A boisterous but peaceful demonstration along Blackstone Avenue greeted Rep. Devin Nunes on Friday as he spoke to a gathering of agricultural lenders about California’s farm water situation.
Nunes, a Republican from Tulare, avoided most of the protesters when he arrived at the TorNino’s Banquets venue by way of a different driveway along Shaw Avenue and slipped quickly into the hall through a rear door without stopping to talk with reporters. They were not allowed inside the hall to hear Nunes address the Ag Lenders Society of California.
But missing out on confronting the Tulare Republican did little to dampen the enthusiasm of the more than 300 protesters who formed a noisy, 200-yard line of chants and signs castigating Nunes on a wide array of issues, including his actions as chairman of the House Intelligence Committee and an investigation into Russia’s efforts to influence the 2016 presidential election; his support of Republican efforts to repeal Obamacare; President Donald Trump’s proposed cuts to the U.S. Environmental Protection Agency; and for not holding open town hall meetings with constituents in his district.
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The crowd began assembling a couple of hours before the scheduled 1 p.m. start of Nunes’ talk. By noon, the group had swelled to more than 100 and continued to grow.
One protester, clad in a dark suit and a Ronald Reagan mask, held a sign that said “Just say no to Russia.” Several picket signs bore messages such as “Recuse or Resign,” a reference to concerns that Nunes compromised the Intelligence Committee investigation through his recent communication with Trump and the White House. Other signs included messages to “Repeal and Replace Devin Nunes” and “Republicans hate government because they’re so bad at it.”
Devin Nunes has embarrassed the district, he’s embarrassed himself, he’s embarrassed the country.
Michael Evans, Fresno County Democratic Party chairman
Along with the usual, megaphone-enhanced chants of “Hey hey, ho ho, Devin Nunes has got to go,” the protest also featured a group of about a dozen self-described “raging grannies” who sang a song protesting the proposed EPA budget cuts. A short distance up the block, someone else was blaring the stirring strains of the Russian national anthem on a loudspeaker – a not-so-subtle dig criticizing Nunes’ actions overseeing the Russian election-interference investigation.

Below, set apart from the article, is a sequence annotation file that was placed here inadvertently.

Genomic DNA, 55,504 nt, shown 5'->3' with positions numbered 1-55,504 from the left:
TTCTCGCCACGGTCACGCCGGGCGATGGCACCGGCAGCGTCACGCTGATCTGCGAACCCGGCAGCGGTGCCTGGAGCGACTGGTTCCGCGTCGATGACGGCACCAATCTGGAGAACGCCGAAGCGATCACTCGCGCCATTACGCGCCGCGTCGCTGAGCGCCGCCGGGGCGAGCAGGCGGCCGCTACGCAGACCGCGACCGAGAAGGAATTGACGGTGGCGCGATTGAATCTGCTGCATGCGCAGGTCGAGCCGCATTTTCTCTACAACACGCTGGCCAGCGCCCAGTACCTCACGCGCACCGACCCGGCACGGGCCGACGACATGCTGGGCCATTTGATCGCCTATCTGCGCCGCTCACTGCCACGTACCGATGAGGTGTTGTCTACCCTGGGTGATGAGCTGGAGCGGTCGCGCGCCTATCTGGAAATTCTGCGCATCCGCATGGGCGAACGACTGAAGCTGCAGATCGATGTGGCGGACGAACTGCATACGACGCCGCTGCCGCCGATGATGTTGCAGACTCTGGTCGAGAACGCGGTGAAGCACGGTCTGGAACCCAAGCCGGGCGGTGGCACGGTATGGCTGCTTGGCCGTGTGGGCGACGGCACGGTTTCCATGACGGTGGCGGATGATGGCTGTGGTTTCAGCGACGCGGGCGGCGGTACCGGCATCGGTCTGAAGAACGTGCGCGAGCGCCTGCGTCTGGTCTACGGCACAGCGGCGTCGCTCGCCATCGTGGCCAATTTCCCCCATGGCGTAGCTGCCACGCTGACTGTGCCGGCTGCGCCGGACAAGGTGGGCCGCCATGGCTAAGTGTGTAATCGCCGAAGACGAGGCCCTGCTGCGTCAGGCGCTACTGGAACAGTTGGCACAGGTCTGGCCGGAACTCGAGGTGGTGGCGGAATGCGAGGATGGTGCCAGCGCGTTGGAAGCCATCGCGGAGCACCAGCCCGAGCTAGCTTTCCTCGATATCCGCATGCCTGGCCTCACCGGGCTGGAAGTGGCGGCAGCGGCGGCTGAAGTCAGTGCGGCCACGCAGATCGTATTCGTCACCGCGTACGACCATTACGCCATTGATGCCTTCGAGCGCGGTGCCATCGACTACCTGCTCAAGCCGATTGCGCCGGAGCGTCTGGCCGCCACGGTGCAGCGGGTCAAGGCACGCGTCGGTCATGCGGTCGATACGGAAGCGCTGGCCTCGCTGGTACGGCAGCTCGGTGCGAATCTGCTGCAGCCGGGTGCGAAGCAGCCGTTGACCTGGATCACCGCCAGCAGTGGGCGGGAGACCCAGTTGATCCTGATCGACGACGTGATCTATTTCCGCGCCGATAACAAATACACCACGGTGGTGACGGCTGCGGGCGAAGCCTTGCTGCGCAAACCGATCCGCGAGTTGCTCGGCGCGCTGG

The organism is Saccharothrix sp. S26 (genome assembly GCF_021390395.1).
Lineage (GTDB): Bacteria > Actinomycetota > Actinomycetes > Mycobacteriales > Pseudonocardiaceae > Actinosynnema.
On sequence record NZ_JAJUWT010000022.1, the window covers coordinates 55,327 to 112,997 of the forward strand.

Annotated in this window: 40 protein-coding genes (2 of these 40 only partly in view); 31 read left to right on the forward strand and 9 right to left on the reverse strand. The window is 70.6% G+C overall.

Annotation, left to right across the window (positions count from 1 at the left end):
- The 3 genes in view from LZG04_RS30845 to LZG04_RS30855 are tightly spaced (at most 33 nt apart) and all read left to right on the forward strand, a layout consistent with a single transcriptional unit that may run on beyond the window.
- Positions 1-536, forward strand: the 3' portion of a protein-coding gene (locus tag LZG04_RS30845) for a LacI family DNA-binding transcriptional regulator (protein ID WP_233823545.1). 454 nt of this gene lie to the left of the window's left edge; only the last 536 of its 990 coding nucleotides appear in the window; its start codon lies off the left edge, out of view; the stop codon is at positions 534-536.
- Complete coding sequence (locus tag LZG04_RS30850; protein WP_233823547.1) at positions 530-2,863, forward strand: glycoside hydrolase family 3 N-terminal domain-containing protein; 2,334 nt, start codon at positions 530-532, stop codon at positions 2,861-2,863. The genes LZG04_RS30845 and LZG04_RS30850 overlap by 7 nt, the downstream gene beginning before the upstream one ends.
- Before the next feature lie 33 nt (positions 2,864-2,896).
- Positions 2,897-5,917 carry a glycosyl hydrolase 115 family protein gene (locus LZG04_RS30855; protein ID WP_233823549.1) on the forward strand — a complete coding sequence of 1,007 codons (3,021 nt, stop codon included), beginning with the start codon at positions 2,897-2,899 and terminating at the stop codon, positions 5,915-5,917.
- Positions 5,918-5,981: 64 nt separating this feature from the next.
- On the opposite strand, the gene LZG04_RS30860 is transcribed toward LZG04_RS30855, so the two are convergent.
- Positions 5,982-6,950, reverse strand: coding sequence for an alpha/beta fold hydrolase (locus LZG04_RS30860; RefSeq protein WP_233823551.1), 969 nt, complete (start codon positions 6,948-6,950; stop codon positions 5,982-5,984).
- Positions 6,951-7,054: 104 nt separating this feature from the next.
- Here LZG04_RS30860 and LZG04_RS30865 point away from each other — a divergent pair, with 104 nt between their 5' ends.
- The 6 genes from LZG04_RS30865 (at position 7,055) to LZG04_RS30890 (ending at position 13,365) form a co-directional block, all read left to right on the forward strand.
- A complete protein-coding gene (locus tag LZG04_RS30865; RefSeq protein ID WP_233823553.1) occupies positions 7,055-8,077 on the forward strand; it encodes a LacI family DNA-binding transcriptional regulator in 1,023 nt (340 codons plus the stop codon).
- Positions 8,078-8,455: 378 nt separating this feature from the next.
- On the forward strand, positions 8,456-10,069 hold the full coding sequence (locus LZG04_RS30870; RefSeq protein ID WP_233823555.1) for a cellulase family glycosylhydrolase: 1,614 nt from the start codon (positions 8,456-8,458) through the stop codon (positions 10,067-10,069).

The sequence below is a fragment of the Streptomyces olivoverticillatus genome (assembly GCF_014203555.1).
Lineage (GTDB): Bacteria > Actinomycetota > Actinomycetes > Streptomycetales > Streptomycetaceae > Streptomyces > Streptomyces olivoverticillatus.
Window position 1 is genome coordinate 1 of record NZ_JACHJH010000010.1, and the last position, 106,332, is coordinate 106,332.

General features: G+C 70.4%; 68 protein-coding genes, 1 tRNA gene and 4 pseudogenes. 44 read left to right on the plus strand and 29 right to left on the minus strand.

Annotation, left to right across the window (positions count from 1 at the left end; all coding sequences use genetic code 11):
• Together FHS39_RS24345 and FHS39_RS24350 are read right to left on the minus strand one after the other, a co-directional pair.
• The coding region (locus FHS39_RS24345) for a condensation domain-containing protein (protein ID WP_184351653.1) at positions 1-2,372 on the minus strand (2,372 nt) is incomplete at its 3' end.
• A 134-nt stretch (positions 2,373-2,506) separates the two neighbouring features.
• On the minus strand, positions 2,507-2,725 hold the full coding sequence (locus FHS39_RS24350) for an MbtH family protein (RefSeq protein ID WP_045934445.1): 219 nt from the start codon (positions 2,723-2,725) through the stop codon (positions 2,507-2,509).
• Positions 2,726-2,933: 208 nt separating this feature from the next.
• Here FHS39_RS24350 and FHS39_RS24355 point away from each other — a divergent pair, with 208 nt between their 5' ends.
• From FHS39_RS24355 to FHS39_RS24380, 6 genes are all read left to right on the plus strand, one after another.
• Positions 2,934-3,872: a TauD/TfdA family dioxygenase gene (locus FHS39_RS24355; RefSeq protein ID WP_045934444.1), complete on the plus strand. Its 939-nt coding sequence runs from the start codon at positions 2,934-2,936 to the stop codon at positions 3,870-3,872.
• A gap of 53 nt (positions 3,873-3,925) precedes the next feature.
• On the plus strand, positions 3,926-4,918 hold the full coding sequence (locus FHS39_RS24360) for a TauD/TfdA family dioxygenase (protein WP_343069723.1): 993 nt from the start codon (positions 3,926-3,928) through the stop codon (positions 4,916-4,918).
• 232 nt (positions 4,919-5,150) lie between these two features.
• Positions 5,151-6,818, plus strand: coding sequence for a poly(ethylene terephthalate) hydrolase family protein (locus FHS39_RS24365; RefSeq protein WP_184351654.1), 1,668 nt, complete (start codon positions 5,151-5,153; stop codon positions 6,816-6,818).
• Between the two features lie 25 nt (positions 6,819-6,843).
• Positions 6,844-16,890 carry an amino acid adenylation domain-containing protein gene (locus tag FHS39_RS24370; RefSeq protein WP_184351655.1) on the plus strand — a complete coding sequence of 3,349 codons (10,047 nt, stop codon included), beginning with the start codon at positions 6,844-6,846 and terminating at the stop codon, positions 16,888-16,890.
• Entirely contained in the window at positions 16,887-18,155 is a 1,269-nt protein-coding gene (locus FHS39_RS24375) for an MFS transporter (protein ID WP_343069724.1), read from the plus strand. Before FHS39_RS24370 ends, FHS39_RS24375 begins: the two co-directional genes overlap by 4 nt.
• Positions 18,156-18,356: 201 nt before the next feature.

Michael Evans, chairman of the Fresno County Democratic Party, said Nunes conducts few public meetings and no town halls in the district, so his appearance Friday was one of the few that he’s made here. “We want to let him to know we’re concerned with the shenanigans he’s carrying out as chair of the House Intelligence Committee,” Evans said. “A lot of people are very concerned. Devin Nunes has embarrassed the district, he’s embarrassed himself, he’s embarrassed the country.”
Suzanne Fortier of Fresno, a self-described fourth generation California farmer, said she came out to protest because she has “very serious” concerns about Nunes.
“He has not been on the right side of the issues as far as I’m concerned for some time,” said Fortier, who farms 40 acres of citrus. “But now with his antics on the Intelligence Committee, I’m very concerned.”
Nunes arrived at the banquet hall ahead of schedule in a silver SUV and spoke for about 45 minutes before hustling out a side door, out of sight of media and protesters. As word spread that Nunes had left the building, the crowd along Blackstone quickly dispersed.
Dr. Joseph Butterweck, a veterinarian from Friant, was in the audience to hear Nunes. Butterweck said that while most of the discussion was about California’s water issues, the congressman spent about 10 to 15 minutes talking about the Russia investigation. “But I wasn’t listening that closely to that particular thing because I didn’t think it was that important anyway,” Butterweck said. He added that Nunes criticized the national news media “because the press wasn’t reporting what actually happened.”
A major theme of the talk involved the proposed Temperance Flat Dam, Butterweck said. “I live up in that area, and they’ve been talking about it for years,” he said. “Physically, it’s not going to hold enough water in reality. But there are other issues that need to get resolved.”
Butterweck said Nunes declared that “California’s got to … do some things, and one is (fixing) the Endangered Species (Act). We’ve got certain species they claim are endangered, and that’s really hurting the water issue.
“Until we resolve that, we can’t really do a whole lot on the water issue,” Butterwick said of Nunes’ comments.